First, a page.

The state of open source accelerated graphics on ARM devices

I’ve been meaning to write about the state of accelerated open source graphics options for a while now to give an update on a blog post I wrote over 5 years ago in January 2012, before the Raspberry Pi even existed! Reading back through that post it was pretty dark times for any form of GUI on ARM devices but with the massive changes in ARM devices and the massive change in SBCs (Single Board Computers) heralded by things like the Raspberry Pi have things improved at all? The answer is generally yes!

The bad

Looking back at that post the MALI situation is still just as dire with ARM still steadfastly refusing to budge. The the LIMA reverse engineering effort started with promise, but went up in smoke with a fairly public community break down, I don’t envision that situation improving any time soon although just recently there appears to be some forward movement happening finally after a long silence. This only covers the MALI-400 series and any newer GPU is a completely different architecture/IP. Even with sessions recently at Linaro Connect titled What’s happening with ARM Mali drivers I don’t see fast change here.

The Imagination Technologies PowerVR is still just as dire as situation as it was five years ago. The company’s incompetent management recently managed to avoid being bought by Apple which in turn, because they’ve screwed the open source community while milking the Apple cash cow, essentially means they’re screwed. I suspect they’ll either open source to try and remain a relevant contender or die in a tire fire. Only time will tell there, in the mean time any ARM SoC that has this IP on board is useless for anything graphical so I’d tend to avoid it, thankfully there seems to be less of them these days.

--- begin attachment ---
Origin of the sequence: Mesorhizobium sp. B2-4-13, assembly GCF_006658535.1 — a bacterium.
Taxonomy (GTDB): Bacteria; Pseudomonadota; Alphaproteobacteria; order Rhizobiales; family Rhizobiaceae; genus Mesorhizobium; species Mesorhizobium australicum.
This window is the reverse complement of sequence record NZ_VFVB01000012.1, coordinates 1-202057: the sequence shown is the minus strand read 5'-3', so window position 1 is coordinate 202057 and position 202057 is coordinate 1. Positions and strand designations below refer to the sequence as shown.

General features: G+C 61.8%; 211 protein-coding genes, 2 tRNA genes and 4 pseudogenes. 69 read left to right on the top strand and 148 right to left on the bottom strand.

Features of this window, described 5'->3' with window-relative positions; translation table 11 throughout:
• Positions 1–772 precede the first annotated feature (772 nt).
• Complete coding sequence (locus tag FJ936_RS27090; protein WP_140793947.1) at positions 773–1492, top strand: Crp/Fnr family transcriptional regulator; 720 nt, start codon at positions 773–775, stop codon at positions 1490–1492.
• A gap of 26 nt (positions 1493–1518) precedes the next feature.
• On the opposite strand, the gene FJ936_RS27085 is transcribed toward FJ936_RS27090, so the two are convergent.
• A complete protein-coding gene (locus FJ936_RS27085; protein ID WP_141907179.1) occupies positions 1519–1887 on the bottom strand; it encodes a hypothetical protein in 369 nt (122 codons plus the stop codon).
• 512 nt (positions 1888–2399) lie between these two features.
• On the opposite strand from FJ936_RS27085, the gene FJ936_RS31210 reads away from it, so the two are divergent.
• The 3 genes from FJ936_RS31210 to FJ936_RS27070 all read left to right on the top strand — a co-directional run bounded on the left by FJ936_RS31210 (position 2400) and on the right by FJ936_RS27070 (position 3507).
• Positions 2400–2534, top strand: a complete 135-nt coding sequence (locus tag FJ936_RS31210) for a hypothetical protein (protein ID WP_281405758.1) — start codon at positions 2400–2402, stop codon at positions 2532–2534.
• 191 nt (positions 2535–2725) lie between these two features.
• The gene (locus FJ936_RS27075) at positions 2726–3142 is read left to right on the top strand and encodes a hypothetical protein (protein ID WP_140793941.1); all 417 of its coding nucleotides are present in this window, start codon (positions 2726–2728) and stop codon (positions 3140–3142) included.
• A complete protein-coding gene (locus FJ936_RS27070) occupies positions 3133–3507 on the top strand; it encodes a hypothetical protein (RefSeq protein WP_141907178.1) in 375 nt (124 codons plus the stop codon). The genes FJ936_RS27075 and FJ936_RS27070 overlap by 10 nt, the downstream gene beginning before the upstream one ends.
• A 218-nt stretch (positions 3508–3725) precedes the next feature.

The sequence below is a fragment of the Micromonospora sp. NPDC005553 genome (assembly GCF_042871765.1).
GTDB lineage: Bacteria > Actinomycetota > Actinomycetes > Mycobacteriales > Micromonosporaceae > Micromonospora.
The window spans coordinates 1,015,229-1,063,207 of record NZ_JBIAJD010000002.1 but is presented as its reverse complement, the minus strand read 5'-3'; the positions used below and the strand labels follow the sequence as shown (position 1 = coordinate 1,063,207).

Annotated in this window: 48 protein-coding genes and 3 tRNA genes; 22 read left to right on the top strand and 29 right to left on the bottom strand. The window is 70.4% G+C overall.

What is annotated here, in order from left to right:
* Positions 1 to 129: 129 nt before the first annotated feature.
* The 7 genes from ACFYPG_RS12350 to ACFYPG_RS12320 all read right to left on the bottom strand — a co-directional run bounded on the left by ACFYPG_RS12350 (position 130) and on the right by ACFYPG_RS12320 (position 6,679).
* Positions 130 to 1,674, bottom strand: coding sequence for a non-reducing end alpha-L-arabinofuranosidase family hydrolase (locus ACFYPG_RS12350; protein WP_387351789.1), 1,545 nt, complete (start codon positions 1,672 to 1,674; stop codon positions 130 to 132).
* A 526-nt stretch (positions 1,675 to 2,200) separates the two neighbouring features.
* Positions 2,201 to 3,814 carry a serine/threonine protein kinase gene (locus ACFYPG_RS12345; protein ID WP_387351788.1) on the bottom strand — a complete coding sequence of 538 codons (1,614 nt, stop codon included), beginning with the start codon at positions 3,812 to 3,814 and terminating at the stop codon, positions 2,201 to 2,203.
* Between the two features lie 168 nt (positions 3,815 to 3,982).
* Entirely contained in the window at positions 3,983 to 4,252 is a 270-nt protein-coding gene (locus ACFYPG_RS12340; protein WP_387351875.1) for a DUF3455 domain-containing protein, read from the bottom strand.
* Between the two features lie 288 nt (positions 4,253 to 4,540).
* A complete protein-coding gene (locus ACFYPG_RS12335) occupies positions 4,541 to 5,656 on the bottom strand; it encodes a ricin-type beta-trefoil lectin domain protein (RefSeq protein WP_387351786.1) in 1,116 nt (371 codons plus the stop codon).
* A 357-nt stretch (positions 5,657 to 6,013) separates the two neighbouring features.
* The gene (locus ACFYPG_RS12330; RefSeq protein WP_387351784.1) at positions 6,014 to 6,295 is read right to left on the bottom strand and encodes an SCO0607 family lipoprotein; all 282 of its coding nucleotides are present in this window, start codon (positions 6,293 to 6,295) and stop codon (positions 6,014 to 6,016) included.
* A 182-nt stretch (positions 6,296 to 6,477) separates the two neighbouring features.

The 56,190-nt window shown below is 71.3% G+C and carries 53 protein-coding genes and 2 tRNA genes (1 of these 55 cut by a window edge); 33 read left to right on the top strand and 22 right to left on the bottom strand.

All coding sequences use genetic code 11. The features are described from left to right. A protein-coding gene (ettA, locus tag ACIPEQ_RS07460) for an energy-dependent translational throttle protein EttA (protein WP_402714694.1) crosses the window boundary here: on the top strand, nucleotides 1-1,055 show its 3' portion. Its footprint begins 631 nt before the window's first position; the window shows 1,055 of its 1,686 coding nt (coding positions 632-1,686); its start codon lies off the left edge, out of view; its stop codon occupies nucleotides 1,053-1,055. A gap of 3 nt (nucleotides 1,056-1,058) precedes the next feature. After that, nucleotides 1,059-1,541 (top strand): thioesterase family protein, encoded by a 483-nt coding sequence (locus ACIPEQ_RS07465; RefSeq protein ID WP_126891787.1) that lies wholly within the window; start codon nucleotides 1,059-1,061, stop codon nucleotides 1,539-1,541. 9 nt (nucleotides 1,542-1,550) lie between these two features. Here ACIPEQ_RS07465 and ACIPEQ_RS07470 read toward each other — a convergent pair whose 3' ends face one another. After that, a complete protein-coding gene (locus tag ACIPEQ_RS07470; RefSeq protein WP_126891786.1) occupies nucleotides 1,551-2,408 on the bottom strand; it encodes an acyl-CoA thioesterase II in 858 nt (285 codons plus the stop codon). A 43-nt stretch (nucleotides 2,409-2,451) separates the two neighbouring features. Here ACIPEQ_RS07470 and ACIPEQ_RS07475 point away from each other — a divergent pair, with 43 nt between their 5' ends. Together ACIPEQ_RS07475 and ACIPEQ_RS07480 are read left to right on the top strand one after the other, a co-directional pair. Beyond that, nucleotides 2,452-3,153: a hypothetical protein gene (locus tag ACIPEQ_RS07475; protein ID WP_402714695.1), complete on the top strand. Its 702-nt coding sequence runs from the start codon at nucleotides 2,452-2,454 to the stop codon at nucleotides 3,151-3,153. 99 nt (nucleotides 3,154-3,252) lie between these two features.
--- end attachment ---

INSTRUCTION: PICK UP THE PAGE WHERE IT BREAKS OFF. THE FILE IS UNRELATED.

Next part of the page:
The good

Despite the two bad examples above there’s actually been a lot of good change in the last five years. We now have a number of options for fully accelerated 2D/3D graphics on ARM SoCs and I run GNOME Shell on Wayland, yes the full open source shiny, on a number of different devices regularly.

NVIDIA true to the rumours did open up all the graphics on the Tegra series of hardware. The new Tegra K/X series have GPUs similar to their x86 offerings with Kepler/Maxwell/Pascal GPU cores but NVIDIA supports these devices by contributing to the nouveau open driver rather than the closed x86 driver. The performance on 32 bit TK1 devices has been decent for a number of releases of Fedora and improves all the time, we’ll be supporting the X series (X1/X2) with their Maxwell/Pascal GPUs in Fedora 27.

In the old post I brushed past Vivante with a mere mention of Marvell and Freescale (now NXP). The Vivante GPUs ship in NXP i.MX6 and i.MX4, some Marvell chips and some TI chips. There was a reverse engineering effort called etnaviv that must have started not long after I wrote that post and after a number of years of development support landed upstream in the kernel late 2015, and in mesa in the 7.1 release allowing us to support fully accelerated Wayland in Fedora 26! Did anyone notice? I didn’t really yell about it as much as I should have! It supports fully accelerated 3D in mesa/wayland, is pretty stable and is improving all the time, well done to all the contributors to that effort!

Another I brushed past in the old post was the Qualcomm Snapdragon SoC. They ship with a Adreno GPU. This was previously closed source, with the SoC primarily used by phone/tablet manufacturers I suspect they didn’t care… until Rob Clark (and no doubt there were other contributors) decided to reverse engineer the driver with the open freedreno driver. This is now the default driver with even Qualcomm contributing to it. We’ll support this in Fedora 27, initially with the 96boards Dragonboard 410c using the freedreno driver, but I doubt it’ll be the last Qualcomm based device we support. The Snapdragon 835 SoC, the device in all the high end Android phones this year and the ARM Windows 10 laptops, is really nice with decent performance, I’d love to be able to support a device with that SoC!